In which regions do you expect the service business to grow and in what ways?
Purkarthofer: In talking with customers, we see that there is potential for the service business across all regions. Just as the maturity stage of the service markets is different in different parts of the world, the service approach must also be different. For example: North America has been a service-driven market for decades. In comparison, the emerging nations – especially in Asia – are just on the verge of entering into a service-driven society, which opens the door to a huge future potential for industrial services. A lot of high-end technology has been installed during the last decade, which now – together with a strong demand for productivity and the necessity to differentiate with high-quality products – also makes quality maintenance and know-how services essential. With our technology, process and maintenance know-how, we are supporting our customers to produce better quality and become more cost efficient at the same time.
In these days of hackers and malicious software, don’t you think that customers might be extremely cautious about allowing an external service provider to remotely access sophisticated plant and process software systems?
Purkarthofer: Data security is a big topic in the world of digitalization. A lot of progress has been made in the meantime to guarantee data protection. Here, the consumer industry is paving the way for the industrial world. In the Facebook society, data protection is imperative and it drives technological progress and regulatory necessities. The industry sector is learning from these developments. However, it should also be mentioned that in the service field we are not always talking about highly sensitive production, quality or process data. And, at the end of the day, it’s always the customer who decides what data and in which way to make it accessible. Partnership and trust also play a major role here.
What has been the experience of Primetals Technologies in the past in connection with performance-based service models with no upfront cost? Do you think that this type of service business model will expand in the future?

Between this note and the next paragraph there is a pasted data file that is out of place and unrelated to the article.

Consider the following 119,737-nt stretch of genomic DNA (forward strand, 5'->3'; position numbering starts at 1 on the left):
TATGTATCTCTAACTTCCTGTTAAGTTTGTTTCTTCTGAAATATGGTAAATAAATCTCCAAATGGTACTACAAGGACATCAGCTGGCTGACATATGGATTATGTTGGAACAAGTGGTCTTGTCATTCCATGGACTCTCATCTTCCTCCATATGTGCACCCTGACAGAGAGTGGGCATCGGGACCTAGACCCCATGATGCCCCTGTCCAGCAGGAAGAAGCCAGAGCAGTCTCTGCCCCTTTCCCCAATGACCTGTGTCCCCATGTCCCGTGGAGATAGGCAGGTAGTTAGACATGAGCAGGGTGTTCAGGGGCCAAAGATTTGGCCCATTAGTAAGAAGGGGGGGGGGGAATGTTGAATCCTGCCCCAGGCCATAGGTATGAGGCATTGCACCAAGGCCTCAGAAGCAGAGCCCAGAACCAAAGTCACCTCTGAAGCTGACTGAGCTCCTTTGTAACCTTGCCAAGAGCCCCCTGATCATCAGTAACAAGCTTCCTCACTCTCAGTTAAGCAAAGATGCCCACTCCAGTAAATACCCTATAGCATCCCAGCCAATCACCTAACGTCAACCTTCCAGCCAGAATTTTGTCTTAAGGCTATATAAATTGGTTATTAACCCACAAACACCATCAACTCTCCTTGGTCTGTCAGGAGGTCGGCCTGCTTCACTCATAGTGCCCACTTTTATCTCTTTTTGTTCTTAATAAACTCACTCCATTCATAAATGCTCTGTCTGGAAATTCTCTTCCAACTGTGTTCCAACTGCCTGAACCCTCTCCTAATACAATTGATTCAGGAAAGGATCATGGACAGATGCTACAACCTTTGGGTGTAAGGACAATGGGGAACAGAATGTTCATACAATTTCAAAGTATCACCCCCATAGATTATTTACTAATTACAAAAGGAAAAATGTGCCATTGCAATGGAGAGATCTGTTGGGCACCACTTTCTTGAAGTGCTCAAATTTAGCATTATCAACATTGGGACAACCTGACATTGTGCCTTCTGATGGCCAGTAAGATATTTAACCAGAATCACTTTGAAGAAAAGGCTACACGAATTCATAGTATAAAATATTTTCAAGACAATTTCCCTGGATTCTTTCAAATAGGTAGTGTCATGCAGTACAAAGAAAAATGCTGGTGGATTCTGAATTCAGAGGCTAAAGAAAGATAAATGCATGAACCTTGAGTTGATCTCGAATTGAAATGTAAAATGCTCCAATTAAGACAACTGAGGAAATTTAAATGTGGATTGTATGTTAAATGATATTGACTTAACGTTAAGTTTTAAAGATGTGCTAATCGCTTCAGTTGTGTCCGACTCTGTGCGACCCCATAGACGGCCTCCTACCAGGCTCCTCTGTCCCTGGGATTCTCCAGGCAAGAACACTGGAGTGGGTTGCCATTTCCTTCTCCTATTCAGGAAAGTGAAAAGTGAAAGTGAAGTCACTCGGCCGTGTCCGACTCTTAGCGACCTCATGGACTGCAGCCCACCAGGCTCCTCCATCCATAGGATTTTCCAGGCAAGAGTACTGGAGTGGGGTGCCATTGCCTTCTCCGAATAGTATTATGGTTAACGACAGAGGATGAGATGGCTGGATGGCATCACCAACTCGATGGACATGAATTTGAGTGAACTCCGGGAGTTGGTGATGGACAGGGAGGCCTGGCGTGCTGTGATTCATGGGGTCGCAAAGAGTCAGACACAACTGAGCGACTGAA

Purkarthofer: Our experience with such models has been excellent. We have been providing performance-based service models quite successfully to certain customers for over 20 years. More than ever, the steel industry is driven by cost competitiveness, so everything that can be shifted to opex-driven models is a favorable way for customers to do business. So we expect these and other new types of service models – especially those driven by digitalization – to increase in the future.
Most producers have been in the market for decades and they know their plant and its idiosyncrasies better than anyone else. Why do you think a service provider can offer better solutions than the producers themselves?
Purkarthofer: Because as an integrated technology and service provider with deep process know-how, we will always be at the forefront of innovation – and so will our customers when they have a service partnership with us. Besides this, over the years we have developed service- related technologies, practices and know-how to help our customers to improve the lifetime and performance of their plants. Furthermore, we are tapping into the expertise of our 1,800 service specialists and sharing best practices across our service centers, which all members in our global network can ultimately benefit from. So we are talking here again about globally networked and optimized services. Based on all of this, we are creating win-win situations with our customers and – most importantly – long-lasting personal relationships, which, despite all future achievements through digitalization, will remain as the ultimate gauge of a successful service organization.
Karl Purkarthofer is Senior Vice President and Head of Metallurgical Services at Primetals Technologies. He holds a master’s degree [Dipl.-Ing.] in mechanical engineering and economics from the University of Technology in Graz and an executive MBA from IE [Instituto de Empresa] in Madrid. After completing his university education, Purkarthofer joined Voest-Alpine Industrieanlagenbau (VAI, a predecessor company of Primetals Technologies) – in 1993. He served in managerial positions in different countries and company areas, including steelmaking, environmental technologies, rolling and processing, before heading the company’s strategy department and joint-venture integration.